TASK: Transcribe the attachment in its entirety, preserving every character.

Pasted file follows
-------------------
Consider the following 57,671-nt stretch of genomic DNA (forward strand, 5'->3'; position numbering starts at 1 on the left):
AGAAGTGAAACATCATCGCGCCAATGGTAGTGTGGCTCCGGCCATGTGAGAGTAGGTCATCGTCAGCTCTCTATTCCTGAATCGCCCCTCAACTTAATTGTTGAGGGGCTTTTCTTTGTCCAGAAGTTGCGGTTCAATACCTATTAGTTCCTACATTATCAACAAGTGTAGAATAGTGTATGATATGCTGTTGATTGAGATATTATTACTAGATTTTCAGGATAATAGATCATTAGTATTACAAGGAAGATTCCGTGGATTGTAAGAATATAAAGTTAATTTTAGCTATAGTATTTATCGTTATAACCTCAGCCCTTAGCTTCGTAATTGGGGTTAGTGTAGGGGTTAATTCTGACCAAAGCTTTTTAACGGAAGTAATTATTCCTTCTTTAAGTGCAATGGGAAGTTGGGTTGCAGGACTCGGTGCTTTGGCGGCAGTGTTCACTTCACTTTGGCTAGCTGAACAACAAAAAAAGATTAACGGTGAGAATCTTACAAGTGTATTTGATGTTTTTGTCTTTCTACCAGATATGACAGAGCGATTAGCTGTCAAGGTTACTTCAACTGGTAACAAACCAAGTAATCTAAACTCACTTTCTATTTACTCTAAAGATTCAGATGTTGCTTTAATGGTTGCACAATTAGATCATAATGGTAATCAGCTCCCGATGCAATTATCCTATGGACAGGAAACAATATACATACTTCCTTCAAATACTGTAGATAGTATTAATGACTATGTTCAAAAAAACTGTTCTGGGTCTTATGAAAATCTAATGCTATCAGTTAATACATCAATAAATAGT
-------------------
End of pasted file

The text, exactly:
Consider the following 57,671-nt stretch of genomic DNA (forward strand, 5'->3'; position numbering starts at 1 on the left):
AGAAGTGAAACATCATCGCGCCAATGGTAGTGTGGCTCCGGCCATGTGAGAGTAGGTCATCGTCAGCTCTCTATTCCTGAATCGCCCCTCAACTTAATTGTTGAGGGGCTTTTCTTTGTCCAGAAGTTGCGGTTCAATACCTATTAGTTCCTACATTATCAACAAGTGTAGAATAGTGTATGATATGCTGTTGATTGAGATATTATTACTAGATTTTCAGGATAATAGATCATTAGTATTACAAGGAAGATTCCGTGGATTGTAAGAATATAAAGTTAATTTTAGCTATAGTATTTATCGTTATAACCTCAGCCCTTAGCTTCGTAATTGGGGTTAGTGTAGGGGTTAATTCTGACCAAAGCTTTTTAACGGAAGTAATTATTCCTTCTTTAAGTGCAATGGGAAGTTGGGTTGCAGGACTCGGTGCTTTGGCGGCAGTGTTCACTTCACTTTGGCTAGCTGAACAACAAAAAAAGATTAACGGTGAGAATCTTACAAGTGTATTTGATGTTTTTGTCTTTCTACCAGATATGACAGAGCGATTAGCTGTCAAGGTTACTTCAACTGGTAACAAACCAAGTAATCTAAACTCACTTTCTATTTACTCTAAAGATTCAGATGTTGCTTTAATGGTTGCACAATTAGATCATAATGGTAATCAGCTCCCGATGCAATTATCCTATGGACAGGAAACAATATACATACTTCCTTCAAATACTGTAGATAGTATTAATGACTATGTTCAAAAAAACTGTTCTGGGTCTTATGAAAATCTAATGCTATCAGTTAATACATCAATAAATAGT